1. People love to make rules. It’s ok to listen, but it’s also ok to totally disregard them.
When I first started making nature photos, I ran into many rules and rule keepers. Everything was already laid out: – this is not allowed, this is allowed.. if you want to be one of us that is – . I did not understand what was all of about nor why. Trained as a contemporary painter I was taught to break all the rules, as long as you knew why you were breaking them. In other words, know the theory but in practice try to achieve your own voice, your own artistic statement. When I looked around at all the photos I was exposed to back then, they all looked similar to one another. Luckily I was eventually exposed to great wildlife photographer (Vincent Munier, Markus Varesvuo… ) that were doing whatever they felt like and doing it in an amazing way. I don’t think I have achieve a unique voice… yet. But I’m on my way!
2. Loving and respecting nature is more important than getting the award-winning shot.
I have met wonderful people traveling the world, but I’ve also met people willing to do anything to get a shot, including destroying nature or disturbing it. I love nature first, I love photography second. Is that simple. The end does not justify the means, not in life and certainly not in nature photography.
3. There is natural beauty all around us, you just have to learn to observe.
I now walk any street, anywhere, at any time and I see beauty. Just as a lawyer sees liabilities anywhere he goes or an architect sees design in every corner, once you learn how to see, things pop-up everywhere: bird songs, tree roots, rainbows in oil stains, fungi in the sidewalk… you name it! Learning to really “see” the world is the most valuable thing I learned in art school.
4. The decisions you make editing your images are as important as the decisions you make taking them.
Lately I find my self spending almost as much time in front of the computer as getting the shot. Editing your images is a second stage in the creative process. As photographers, our format is predetermined by our camera’s sensors, so within certain boundaries, you can be very creative when it comes to editing. I never add anything o remove anything from my photos, I think ethics are a big part of my love and respect for nature and my craft… but I think cropping can be a great way to tell a story within the story. I mean, photography in itself is the art of cropping. I also think playing with your white balance can create atmospheres to enhance the narrative in your image. So go ahead, play around.
5. There is too much information out there. Learn to filter.
Wow!! Every where you look there is a guy telling you 10 things he learned by being a wildlife photographer!! WTF!! Anyways, read, but filter… no one has an absolute truth. If you pay attention to everything you read you’ll never have time to make photos. Get inspired, not psycho!
6. Dare to try different things.
Sometimes is an image that was incorrectly exposed or an egret that was blurry in your shot.. All I’m saying is, do not become an expert in your own style, do not set your self too many personal rules or boundaries. Experiment! Try to feel uncomfortable by trying things you thought you would never try (and I only mean that in photography, do not come blaming me if you apply this rule to your personal life and wake up in a traveling circus wearing flippers and spooning a clown).
7. The story behind an image is usually greater than the image itself, so savor the moment and become a good story teller.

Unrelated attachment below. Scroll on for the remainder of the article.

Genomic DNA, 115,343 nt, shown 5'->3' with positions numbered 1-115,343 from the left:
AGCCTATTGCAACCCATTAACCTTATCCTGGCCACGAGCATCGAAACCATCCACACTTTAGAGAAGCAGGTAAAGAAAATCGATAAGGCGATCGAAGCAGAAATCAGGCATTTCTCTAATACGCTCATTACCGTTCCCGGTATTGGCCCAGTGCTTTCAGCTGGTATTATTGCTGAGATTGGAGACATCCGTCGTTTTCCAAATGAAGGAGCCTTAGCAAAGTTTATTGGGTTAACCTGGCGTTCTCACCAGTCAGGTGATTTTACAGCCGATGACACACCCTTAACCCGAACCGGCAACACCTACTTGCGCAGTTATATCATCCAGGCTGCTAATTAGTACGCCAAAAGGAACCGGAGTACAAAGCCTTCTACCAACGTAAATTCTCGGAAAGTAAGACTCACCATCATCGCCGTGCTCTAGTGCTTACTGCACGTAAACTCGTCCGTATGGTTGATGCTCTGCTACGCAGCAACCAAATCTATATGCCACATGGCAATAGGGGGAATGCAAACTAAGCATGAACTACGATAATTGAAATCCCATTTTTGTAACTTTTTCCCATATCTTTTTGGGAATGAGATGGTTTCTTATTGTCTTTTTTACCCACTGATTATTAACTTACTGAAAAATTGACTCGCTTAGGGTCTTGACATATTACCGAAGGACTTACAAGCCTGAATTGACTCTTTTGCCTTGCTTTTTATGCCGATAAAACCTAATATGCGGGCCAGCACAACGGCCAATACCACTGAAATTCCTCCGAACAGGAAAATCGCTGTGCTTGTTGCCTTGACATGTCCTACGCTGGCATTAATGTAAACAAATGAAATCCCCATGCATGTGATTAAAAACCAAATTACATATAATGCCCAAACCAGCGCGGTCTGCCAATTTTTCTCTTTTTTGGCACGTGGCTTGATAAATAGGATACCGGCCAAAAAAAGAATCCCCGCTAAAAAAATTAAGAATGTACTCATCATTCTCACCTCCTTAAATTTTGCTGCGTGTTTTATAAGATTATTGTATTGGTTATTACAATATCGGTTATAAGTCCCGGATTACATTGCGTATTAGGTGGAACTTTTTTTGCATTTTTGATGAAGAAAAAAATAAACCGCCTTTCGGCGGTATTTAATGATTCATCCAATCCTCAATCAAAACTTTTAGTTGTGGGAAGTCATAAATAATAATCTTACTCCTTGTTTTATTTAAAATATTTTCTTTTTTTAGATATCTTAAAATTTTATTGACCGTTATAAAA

Being out in the big outdoors is the most rewarding feeling I can think of. The only reason I take nature photos is so I can be out there as long as I can and try to capture a little bit of that feeling in an image. Do not obsess over the perfect image, but rather over enjoying the place and the moment.
8. There are two kinds of wildlife photographers: those who focus on collecting species and those who focus on the beauty of an image. Both are correct!
I know examples of both. Personally I am more on the second group, but I think either one is fine. I have a lot of very good friends and fine photographers that enjoy what I call photo-birding; keeping lists of species and obsessing over growing that list… just as birders do, but by taking the image, not just the note. I rather make a beautiful image in a beautiful moment of a very common bird than to capture a rare species in an ordinary moment and an ordinary image. Photos are a tool to tell stories, and I like to tell stories, not to keep lists.
9. Traveling is one of the best ways to learn how to love nature.
What can I say? Traveling is the most enriching experience a human being can have. It will make you smarter, it will make you more humble and grateful. Traveling feeds the souls. Traveling expands your capacity to be amazed and enjoy the natural world. There is no other activity in life that contributes more to making you a better human being that to travel. And by travel I mean to take a journey into the place but also into the culture.
10. No, the eye does not have to be sharp and the background does not have to be totally clean to make a great photo.
Ah! This rule… I couldn’t leave it alone could I? I was so close!!!!
I hate this rule. I really really do. Every one obsesses about getting eye contact and a sharp eye. You will read this over and over again on forums and photography groups:
- Great eye contact -, – Very sharp eye.. congrats, great capture -
I don’t know who made that rule, but it is stupid and arbitrary. An image is an image, it may be well crafted or not, it may be beautiful or not, it may be inspiring or not, it may be provoking or not… but trust me, there is no body part that HAS to be sharp to make it any of those things. Do not let rules kill your voice!